food for thought

“I would say the biggest problem is underestimating the reading audience. I’ve always written cross-genre books: a suspense novel with a love story inside and some comedy. But publishers resisted this strenuously. Everything has to be labeled, and sold that way. If you’re writing a series, there is pressure to keep things narrow and not break out. Books like Herman Wouk’s “The Winds of War” and James Clavell’s “Shogun” have largely disappeared from the bestseller list. The common wisdom is that readers don’t have the patience they once did. But underestimating the reading public is a very big mistake. If there was more trust in the public, it would pay off. An editor once told me that if I didn’t keep my vocabulary to 500 words I’d never make the best-seller list.” – Dean Koontz in an interview in the Wall Street Journal

3 responses to “food for thought

  1. *sigh* I miss big books like that. Yet, they do still succeed and resonate, on a certain level. Otherwise, Diana Gabaldon and J.K. Rowling wouldn’t be publishing 800+ word novels. Although I suppose the main difference between the two of them, is that Diana’s are more the big, sprawling epics while Rowling’s are more narrowly focused, in theory, at any rate.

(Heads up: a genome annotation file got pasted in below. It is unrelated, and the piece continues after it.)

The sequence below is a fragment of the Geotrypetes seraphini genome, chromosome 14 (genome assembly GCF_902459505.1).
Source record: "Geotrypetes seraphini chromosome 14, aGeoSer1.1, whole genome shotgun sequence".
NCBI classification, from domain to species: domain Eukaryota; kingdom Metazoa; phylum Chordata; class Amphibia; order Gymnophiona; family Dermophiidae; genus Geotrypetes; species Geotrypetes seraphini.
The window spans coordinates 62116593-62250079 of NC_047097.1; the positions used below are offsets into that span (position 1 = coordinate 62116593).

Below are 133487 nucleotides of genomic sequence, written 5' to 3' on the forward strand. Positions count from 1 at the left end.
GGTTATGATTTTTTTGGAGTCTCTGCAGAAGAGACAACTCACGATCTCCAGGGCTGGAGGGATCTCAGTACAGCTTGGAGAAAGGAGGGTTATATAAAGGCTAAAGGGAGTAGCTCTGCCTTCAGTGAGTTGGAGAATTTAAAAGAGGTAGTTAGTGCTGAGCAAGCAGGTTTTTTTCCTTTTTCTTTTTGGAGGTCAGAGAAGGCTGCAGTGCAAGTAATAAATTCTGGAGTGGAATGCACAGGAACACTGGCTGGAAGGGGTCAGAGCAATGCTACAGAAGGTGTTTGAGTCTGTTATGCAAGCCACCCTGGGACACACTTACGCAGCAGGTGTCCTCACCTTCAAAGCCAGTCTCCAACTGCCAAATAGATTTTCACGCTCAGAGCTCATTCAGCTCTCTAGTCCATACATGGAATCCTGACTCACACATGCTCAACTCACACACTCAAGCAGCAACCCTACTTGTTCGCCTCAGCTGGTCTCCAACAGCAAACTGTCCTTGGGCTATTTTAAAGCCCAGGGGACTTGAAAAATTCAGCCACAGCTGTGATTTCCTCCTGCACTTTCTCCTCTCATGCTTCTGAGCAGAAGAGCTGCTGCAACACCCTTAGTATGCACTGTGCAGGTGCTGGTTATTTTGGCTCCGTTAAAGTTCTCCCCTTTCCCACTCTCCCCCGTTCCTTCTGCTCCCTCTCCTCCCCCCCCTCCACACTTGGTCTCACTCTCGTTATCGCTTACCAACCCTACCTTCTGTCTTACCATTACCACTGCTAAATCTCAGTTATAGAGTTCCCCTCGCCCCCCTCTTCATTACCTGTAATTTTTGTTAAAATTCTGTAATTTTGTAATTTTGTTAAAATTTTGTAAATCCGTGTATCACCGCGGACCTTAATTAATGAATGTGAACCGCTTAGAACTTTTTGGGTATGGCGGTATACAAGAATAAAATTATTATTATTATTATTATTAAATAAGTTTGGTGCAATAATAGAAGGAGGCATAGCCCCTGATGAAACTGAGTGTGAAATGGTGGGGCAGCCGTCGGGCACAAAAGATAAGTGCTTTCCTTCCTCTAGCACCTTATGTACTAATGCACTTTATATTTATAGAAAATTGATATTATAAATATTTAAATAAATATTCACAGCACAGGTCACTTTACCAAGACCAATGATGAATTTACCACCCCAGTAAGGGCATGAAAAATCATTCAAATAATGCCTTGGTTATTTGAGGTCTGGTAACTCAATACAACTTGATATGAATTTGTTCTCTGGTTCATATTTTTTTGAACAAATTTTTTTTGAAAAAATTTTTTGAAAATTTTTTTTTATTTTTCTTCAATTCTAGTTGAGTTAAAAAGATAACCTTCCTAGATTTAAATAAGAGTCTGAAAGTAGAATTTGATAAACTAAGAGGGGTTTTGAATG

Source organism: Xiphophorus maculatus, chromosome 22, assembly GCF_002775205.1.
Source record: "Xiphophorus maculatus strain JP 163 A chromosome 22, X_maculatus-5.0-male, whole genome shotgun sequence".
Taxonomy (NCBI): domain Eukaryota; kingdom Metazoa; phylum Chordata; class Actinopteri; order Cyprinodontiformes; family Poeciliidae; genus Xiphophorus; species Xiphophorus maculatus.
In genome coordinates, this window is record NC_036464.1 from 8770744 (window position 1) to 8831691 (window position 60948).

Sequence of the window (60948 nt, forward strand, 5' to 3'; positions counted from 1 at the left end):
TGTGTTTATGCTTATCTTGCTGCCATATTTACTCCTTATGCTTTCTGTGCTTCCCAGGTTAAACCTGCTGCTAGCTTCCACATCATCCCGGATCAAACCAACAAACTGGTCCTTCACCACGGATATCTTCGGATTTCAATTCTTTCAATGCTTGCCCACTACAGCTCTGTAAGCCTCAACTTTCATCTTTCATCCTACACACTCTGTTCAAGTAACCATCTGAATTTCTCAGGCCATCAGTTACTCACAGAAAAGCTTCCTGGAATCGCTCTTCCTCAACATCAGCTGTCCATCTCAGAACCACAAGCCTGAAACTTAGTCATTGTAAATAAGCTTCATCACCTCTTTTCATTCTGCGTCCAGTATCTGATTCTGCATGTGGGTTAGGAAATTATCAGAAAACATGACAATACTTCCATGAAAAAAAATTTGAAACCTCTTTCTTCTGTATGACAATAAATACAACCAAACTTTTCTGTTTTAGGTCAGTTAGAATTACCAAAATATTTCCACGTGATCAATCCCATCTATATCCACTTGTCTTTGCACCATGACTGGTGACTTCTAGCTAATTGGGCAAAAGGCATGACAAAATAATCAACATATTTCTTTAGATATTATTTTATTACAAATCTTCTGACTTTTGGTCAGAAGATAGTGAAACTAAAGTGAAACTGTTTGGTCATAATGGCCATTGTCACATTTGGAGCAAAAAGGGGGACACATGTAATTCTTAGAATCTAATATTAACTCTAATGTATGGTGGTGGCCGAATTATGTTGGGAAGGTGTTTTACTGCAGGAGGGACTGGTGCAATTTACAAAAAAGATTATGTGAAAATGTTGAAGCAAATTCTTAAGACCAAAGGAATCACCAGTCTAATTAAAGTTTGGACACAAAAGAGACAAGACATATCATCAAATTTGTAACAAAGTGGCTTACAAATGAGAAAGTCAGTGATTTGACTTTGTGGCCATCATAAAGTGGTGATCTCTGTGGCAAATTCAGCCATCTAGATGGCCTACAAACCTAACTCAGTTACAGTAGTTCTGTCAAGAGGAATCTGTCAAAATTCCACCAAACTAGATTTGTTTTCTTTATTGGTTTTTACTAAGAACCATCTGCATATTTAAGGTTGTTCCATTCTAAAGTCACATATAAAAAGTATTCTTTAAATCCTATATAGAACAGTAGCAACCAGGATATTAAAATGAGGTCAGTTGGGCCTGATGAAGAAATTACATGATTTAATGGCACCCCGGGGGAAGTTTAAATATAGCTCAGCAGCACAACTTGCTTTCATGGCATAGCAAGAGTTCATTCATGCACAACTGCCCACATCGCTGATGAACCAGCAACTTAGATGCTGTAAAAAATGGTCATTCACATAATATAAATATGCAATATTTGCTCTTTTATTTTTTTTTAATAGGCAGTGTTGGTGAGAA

2. If I’d never read a word I didn’t know, I’d have a mighty small vocabulary, too.
    All of my word knowlege is from books. Duh.

  3. I think the stats were something like: average total vocabulary of a human adult 1200 words, average convesational vocabulary (day to day usage) 300-400 words; avg African Grey Parrot vocab maximum capacity 700 words—hey-hey I know, let’s write books for parrots instead!
    -=Jeff=- <—wants a cracker.

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